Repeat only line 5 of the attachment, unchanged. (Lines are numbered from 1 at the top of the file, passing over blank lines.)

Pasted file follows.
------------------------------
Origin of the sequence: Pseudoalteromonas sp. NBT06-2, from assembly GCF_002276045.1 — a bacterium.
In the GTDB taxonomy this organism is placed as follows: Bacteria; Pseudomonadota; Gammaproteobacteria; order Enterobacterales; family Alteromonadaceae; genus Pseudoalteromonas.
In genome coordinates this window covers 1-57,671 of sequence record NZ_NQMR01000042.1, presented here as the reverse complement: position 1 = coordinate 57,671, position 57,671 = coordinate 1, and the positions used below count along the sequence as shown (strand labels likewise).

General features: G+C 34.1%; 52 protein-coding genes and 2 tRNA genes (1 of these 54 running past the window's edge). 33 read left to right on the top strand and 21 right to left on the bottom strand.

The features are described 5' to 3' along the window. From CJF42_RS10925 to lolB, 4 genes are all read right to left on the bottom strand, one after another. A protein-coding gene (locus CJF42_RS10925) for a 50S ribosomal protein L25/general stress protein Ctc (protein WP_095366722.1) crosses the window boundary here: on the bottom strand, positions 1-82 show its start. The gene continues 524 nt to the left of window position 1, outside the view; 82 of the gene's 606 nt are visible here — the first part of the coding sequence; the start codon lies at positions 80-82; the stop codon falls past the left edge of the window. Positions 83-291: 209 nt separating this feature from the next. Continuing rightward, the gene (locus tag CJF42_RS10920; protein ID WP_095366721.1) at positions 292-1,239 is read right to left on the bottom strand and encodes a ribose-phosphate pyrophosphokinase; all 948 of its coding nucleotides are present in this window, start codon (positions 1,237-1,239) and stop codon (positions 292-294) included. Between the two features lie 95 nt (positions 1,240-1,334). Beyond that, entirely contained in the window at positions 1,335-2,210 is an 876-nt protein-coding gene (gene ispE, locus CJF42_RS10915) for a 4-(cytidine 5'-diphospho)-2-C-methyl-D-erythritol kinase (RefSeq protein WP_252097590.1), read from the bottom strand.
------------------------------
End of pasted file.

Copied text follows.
The features are described 5' to 3' along the window. From CJF42_RS10925 to lolB, 4 genes are all read right to left on the bottom strand, one after another. A protein-coding gene (locus CJF42_RS10925) for a 50S ribosomal protein L25/general stress protein Ctc (protein WP_095366722.1) crosses the window boundary here: on the bottom strand, positions 1-82 show its start. The gene continues 524 nt to the left of window position 1, outside the view; 82 of the gene's 606 nt are visible here — the first part of the coding sequence; the start codon lies at positions 80-82; the stop codon falls past the left edge of the window. Positions 83-291: 209 nt separating this feature from the next. Continuing rightward, the gene (locus tag CJF42_RS10920; protein ID WP_095366721.1) at positions 292-1,239 is read right to left on the bottom strand and encodes a ribose-phosphate pyrophosphokinase; all 948 of its coding nucleotides are present in this window, start codon (positions 1,237-1,239) and stop codon (positions 292-294) included. Between the two features lie 95 nt (positions 1,240-1,334). Beyond that, entirely contained in the window at positions 1,335-2,210 is an 876-nt protein-coding gene (gene ispE, locus CJF42_RS10915) for a 4-(cytidine 5'-diphospho)-2-C-methyl-D-erythritol kinase (RefSeq protein WP_252097590.1), read from the bottom strand.